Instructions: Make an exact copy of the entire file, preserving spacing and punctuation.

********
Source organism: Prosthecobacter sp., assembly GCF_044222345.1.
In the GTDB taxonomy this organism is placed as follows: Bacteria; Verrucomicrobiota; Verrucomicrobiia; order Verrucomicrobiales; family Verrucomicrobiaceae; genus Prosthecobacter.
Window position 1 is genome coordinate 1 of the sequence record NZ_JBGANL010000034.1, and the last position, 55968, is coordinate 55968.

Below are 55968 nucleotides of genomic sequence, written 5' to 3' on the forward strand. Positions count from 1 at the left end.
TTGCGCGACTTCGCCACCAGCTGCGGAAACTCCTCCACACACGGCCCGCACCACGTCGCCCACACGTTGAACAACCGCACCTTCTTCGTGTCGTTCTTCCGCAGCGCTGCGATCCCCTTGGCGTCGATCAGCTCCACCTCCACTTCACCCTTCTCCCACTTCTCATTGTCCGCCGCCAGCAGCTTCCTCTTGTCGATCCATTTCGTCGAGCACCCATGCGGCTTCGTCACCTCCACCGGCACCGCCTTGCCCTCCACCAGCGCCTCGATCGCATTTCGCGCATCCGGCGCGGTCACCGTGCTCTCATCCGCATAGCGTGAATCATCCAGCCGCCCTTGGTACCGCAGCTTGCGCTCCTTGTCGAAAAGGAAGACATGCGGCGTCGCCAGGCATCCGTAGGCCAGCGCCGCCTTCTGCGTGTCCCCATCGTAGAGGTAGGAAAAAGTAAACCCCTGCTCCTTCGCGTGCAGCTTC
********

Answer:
Source organism: Prosthecobacter sp., assembly GCF_044222345.1.
In the GTDB taxonomy this organism is placed as follows: Bacteria; Verrucomicrobiota; Verrucomicrobiia; order Verrucomicrobiales; family Verrucomicrobiaceae; genus Prosthecobacter.
Window position 1 is genome coordinate 1 of the sequence record NZ_JBGANL010000034.1, and the last position, 55968, is coordinate 55968.

Below are 55968 nucleotides of genomic sequence, written 5' to 3' on the forward strand. Positions count from 1 at the left end.
TTGCGCGACTTCGCCACCAGCTGCGGAAACTCCTCCACACACGGCCCGCACCACGTCGCCCACACGTTGAACAACCGCACCTTCTTCGTGTCGTTCTTCCGCAGCGCTGCGATCCCCTTGGCGTCGATCAGCTCCACCTCCACTTCACCCTTCTCCCACTTCTCATTGTCCGCCGCCAGCAGCTTCCTCTTGTCGATCCATTTCGTCGAGCACCCATGCGGCTTCGTCACCTCCACCGGCACCGCCTTGCCCTCCACCAGCGCCTCGATCGCATTTCGCGCATCCGGCGCGGTCACCGTGCTCTCATCCGCATAGCGTGAATCATCCAGCCGCCCTTGGTACCGCAGCTTGCGCTCCTTGTCGAAAAGGAAGACATGCGGCGTCGCCAGGCATCCGTAGGCCAGCGCCGCCTTCTGCGTGTCCCCATCGTAGAGGTAGGAAAAAGTAAACCCCTGCTCCTTCGCGTGCAGCTTC